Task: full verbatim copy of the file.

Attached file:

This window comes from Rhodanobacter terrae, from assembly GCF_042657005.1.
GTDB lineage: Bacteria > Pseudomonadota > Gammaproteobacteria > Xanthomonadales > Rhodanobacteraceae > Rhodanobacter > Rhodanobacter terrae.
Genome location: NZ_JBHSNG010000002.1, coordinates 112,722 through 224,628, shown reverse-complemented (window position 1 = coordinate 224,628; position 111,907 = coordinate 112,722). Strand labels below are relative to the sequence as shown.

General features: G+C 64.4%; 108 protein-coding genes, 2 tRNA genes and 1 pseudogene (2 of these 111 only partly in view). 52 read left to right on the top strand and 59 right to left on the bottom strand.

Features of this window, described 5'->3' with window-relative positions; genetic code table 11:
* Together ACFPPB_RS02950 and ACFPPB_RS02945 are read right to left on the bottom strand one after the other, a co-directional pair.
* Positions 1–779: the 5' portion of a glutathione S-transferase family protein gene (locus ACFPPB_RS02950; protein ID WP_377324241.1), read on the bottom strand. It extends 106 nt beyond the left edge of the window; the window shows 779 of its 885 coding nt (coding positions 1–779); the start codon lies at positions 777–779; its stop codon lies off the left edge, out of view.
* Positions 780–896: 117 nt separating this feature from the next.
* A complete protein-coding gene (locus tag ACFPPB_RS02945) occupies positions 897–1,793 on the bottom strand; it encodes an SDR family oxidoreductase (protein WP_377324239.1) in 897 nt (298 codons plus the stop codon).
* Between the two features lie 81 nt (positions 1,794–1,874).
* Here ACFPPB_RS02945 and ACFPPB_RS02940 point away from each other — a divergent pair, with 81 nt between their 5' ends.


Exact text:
This window comes from Rhodanobacter terrae, from assembly GCF_042657005.1.
GTDB lineage: Bacteria > Pseudomonadota > Gammaproteobacteria > Xanthomonadales > Rhodanobacteraceae > Rhodanobacter > Rhodanobacter terrae.
Genome location: NZ_JBHSNG010000002.1, coordinates 112,722 through 224,628, shown reverse-complemented (window position 1 = coordinate 224,628; position 111,907 = coordinate 112,722). Strand labels below are relative to the sequence as shown.

General features: G+C 64.4%; 108 protein-coding genes, 2 tRNA genes and 1 pseudogene (2 of these 111 only partly in view). 52 read left to right on the top strand and 59 right to left on the bottom strand.

Features of this window, described 5'->3' with window-relative positions; genetic code table 11:
* Together ACFPPB_RS02950 and ACFPPB_RS02945 are read right to left on the bottom strand one after the other, a co-directional pair.
* Positions 1–779: the 5' portion of a glutathione S-transferase family protein gene (locus ACFPPB_RS02950; protein ID WP_377324241.1), read on the bottom strand. It extends 106 nt beyond the left edge of the window; the window shows 779 of its 885 coding nt (coding positions 1–779); the start codon lies at positions 777–779; its stop codon lies off the left edge, out of view.
* Positions 780–896: 117 nt separating this feature from the next.
* A complete protein-coding gene (locus tag ACFPPB_RS02945) occupies positions 897–1,793 on the bottom strand; it encodes an SDR family oxidoreductase (protein WP_377324239.1) in 897 nt (298 codons plus the stop codon).
* Between the two features lie 81 nt (positions 1,794–1,874).
* Here ACFPPB_RS02945 and ACFPPB_RS02940 point away from each other — a divergent pair, with 81 nt between their 5' ends.